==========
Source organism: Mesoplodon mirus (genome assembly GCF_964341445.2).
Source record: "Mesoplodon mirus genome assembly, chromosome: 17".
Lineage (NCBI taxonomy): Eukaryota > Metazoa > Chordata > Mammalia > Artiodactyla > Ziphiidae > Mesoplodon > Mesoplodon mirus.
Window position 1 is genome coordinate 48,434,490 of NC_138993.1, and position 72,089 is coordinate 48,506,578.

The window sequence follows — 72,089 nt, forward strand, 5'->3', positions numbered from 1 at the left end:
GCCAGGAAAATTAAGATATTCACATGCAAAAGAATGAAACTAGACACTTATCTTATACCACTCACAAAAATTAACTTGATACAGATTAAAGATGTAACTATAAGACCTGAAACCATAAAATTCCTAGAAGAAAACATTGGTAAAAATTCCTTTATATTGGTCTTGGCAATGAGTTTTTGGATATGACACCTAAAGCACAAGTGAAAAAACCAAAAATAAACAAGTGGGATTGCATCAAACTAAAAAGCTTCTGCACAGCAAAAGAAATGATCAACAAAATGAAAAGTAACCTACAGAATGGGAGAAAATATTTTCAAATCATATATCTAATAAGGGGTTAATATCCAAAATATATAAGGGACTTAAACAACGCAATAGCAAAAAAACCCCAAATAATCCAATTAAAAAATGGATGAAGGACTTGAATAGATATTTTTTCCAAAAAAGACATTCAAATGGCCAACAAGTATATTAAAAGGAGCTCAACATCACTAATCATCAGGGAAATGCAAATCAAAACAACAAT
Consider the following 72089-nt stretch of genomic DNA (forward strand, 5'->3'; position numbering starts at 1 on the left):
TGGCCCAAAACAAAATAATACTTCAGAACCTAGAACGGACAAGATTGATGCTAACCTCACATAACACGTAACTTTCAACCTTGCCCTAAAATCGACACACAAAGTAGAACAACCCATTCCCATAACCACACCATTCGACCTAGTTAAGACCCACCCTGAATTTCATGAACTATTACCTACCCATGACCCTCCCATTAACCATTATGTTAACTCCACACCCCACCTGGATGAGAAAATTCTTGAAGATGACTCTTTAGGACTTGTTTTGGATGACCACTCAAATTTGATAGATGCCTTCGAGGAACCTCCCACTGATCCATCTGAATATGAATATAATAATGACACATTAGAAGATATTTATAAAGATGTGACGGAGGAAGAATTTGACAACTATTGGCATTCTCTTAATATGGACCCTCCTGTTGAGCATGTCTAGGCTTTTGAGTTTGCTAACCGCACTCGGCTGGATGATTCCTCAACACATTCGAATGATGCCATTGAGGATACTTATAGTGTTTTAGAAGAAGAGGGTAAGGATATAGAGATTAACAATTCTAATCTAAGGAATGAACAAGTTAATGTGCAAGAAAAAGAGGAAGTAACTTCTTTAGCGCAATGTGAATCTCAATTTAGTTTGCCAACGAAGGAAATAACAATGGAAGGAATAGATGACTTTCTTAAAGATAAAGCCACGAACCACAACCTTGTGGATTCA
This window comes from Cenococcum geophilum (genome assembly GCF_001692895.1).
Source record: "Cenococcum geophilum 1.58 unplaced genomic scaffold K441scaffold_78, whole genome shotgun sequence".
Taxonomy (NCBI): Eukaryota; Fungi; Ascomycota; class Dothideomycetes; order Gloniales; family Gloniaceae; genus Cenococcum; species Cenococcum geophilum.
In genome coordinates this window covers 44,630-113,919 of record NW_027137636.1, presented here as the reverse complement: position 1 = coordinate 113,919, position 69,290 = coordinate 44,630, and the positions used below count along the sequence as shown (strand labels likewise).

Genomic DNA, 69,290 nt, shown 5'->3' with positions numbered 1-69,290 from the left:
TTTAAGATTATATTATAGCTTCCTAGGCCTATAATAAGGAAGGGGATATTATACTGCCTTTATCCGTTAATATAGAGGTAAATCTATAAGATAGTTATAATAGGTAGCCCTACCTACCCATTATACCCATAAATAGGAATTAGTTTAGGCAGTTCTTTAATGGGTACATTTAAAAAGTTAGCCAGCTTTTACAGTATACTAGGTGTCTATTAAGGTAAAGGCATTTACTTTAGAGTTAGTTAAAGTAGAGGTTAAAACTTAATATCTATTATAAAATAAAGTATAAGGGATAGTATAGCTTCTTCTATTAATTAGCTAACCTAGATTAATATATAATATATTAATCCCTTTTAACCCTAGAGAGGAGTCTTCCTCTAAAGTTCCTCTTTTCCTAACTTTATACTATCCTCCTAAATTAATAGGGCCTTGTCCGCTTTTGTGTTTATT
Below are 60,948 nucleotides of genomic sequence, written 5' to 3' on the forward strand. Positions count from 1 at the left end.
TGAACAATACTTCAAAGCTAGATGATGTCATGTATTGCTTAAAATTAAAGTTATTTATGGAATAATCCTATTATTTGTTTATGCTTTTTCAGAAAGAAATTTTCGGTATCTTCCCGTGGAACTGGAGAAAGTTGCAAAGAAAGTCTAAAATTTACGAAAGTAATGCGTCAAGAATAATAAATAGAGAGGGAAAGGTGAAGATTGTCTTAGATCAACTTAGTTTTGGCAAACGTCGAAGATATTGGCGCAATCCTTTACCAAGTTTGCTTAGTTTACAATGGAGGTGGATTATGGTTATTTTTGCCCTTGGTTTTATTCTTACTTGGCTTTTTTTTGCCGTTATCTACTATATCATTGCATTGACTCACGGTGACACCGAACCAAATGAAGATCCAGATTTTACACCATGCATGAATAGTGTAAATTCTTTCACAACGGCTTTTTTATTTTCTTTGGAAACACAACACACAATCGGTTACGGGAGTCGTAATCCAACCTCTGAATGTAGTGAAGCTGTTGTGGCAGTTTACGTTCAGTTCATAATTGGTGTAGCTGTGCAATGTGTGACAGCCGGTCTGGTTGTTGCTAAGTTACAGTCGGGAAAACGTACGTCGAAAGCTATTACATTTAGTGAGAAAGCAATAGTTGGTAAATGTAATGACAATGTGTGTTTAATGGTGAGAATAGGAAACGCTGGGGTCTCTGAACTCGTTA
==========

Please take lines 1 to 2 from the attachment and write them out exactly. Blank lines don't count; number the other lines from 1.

Source organism: Mesoplodon mirus (genome assembly GCF_964341445.2).
Source record: "Mesoplodon mirus genome assembly, chromosome: 17".